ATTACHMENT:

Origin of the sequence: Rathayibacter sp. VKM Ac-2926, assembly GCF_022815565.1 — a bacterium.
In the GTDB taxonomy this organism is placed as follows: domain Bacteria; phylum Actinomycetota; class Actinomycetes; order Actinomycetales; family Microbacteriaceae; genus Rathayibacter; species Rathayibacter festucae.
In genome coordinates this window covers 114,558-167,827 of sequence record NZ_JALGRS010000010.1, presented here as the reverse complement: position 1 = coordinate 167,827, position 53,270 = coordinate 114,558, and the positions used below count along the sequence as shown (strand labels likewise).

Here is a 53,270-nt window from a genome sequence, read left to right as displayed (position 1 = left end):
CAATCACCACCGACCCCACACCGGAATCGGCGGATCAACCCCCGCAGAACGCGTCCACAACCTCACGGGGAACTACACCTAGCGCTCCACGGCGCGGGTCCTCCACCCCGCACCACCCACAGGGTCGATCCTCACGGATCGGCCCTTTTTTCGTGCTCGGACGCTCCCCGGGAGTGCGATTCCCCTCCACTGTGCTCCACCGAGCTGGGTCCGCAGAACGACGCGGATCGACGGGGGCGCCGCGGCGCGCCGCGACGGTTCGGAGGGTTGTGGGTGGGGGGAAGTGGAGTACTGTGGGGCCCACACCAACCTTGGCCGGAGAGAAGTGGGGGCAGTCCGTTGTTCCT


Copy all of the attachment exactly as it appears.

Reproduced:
Origin of the sequence: Rathayibacter sp. VKM Ac-2926, assembly GCF_022815565.1 — a bacterium.
In the GTDB taxonomy this organism is placed as follows: domain Bacteria; phylum Actinomycetota; class Actinomycetes; order Actinomycetales; family Microbacteriaceae; genus Rathayibacter; species Rathayibacter festucae.
In genome coordinates this window covers 114,558-167,827 of sequence record NZ_JALGRS010000010.1, presented here as the reverse complement: position 1 = coordinate 167,827, position 53,270 = coordinate 114,558, and the positions used below count along the sequence as shown (strand labels likewise).

Here is a 53,270-nt window from a genome sequence, read left to right as displayed (position 1 = left end):
CAATCACCACCGACCCCACACCGGAATCGGCGGATCAACCCCCGCAGAACGCGTCCACAACCTCACGGGGAACTACACCTAGCGCTCCACGGCGCGGGTCCTCCACCCCGCACCACCCACAGGGTCGATCCTCACGGATCGGCCCTTTTTTCGTGCTCGGACGCTCCCCGGGAGTGCGATTCCCCTCCACTGTGCTCCACCGAGCTGGGTCCGCAGAACGACGCGGATCGACGGGGGCGCCGCGGCGCGCCGCGACGGTTCGGAGGGTTGTGGGTGGGGGGAAGTGGAGTACTGTGGGGCCCACACCAACCTTGGCCGGAGAGAAGTGGGGGCAGTCCGTTGTTCCT